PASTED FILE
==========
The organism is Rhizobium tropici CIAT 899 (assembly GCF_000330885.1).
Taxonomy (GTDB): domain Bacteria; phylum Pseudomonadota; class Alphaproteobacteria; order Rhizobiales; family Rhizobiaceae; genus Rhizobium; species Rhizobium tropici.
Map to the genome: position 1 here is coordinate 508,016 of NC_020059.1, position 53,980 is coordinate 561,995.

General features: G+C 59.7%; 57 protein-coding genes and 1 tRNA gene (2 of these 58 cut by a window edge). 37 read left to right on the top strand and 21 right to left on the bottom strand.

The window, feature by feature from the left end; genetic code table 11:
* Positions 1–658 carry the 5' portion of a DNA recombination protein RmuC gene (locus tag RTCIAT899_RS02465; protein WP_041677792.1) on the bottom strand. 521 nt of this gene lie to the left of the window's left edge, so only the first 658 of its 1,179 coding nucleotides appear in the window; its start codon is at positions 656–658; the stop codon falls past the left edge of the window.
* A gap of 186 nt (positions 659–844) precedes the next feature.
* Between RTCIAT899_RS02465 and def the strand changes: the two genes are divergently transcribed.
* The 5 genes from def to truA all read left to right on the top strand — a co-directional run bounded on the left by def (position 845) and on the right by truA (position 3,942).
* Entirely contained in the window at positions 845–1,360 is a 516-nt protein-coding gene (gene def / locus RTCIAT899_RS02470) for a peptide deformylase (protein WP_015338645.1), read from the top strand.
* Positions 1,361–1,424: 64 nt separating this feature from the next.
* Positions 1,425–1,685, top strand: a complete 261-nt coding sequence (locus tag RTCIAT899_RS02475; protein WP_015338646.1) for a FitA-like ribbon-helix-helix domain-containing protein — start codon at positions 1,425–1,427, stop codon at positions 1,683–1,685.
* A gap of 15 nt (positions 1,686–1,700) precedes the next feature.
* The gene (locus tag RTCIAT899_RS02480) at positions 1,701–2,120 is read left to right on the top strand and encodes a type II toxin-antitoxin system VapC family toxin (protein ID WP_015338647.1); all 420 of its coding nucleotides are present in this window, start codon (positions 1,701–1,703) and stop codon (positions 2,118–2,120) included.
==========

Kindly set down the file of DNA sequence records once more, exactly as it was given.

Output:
The organism is Rhizobium tropici CIAT 899 (assembly GCF_000330885.1).
Taxonomy (GTDB): domain Bacteria; phylum Pseudomonadota; class Alphaproteobacteria; order Rhizobiales; family Rhizobiaceae; genus Rhizobium; species Rhizobium tropici.
Map to the genome: position 1 here is coordinate 508,016 of NC_020059.1, position 53,980 is coordinate 561,995.

General features: G+C 59.7%; 57 protein-coding genes and 1 tRNA gene (2 of these 58 cut by a window edge). 37 read left to right on the top strand and 21 right to left on the bottom strand.

The window, feature by feature from the left end; genetic code table 11:
* Positions 1–658 carry the 5' portion of a DNA recombination protein RmuC gene (locus tag RTCIAT899_RS02465; protein WP_041677792.1) on the bottom strand. 521 nt of this gene lie to the left of the window's left edge, so only the first 658 of its 1,179 coding nucleotides appear in the window; its start codon is at positions 656–658; the stop codon falls past the left edge of the window.
* A gap of 186 nt (positions 659–844) precedes the next feature.
* Between RTCIAT899_RS02465 and def the strand changes: the two genes are divergently transcribed.
* The 5 genes from def to truA all read left to right on the top strand — a co-directional run bounded on the left by def (position 845) and on the right by truA (position 3,942).
* Entirely contained in the window at positions 845–1,360 is a 516-nt protein-coding gene (gene def / locus RTCIAT899_RS02470) for a peptide deformylase (protein WP_015338645.1), read from the top strand.
* Positions 1,361–1,424: 64 nt separating this feature from the next.
* Positions 1,425–1,685, top strand: a complete 261-nt coding sequence (locus tag RTCIAT899_RS02475; protein WP_015338646.1) for a FitA-like ribbon-helix-helix domain-containing protein — start codon at positions 1,425–1,427, stop codon at positions 1,683–1,685.
* A gap of 15 nt (positions 1,686–1,700) precedes the next feature.
* The gene (locus tag RTCIAT899_RS02480) at positions 1,701–2,120 is read left to right on the top strand and encodes a type II toxin-antitoxin system VapC family toxin (protein ID WP_015338647.1); all 420 of its coding nucleotides are present in this window, start codon (positions 1,701–1,703) and stop codon (positions 2,118–2,120) included.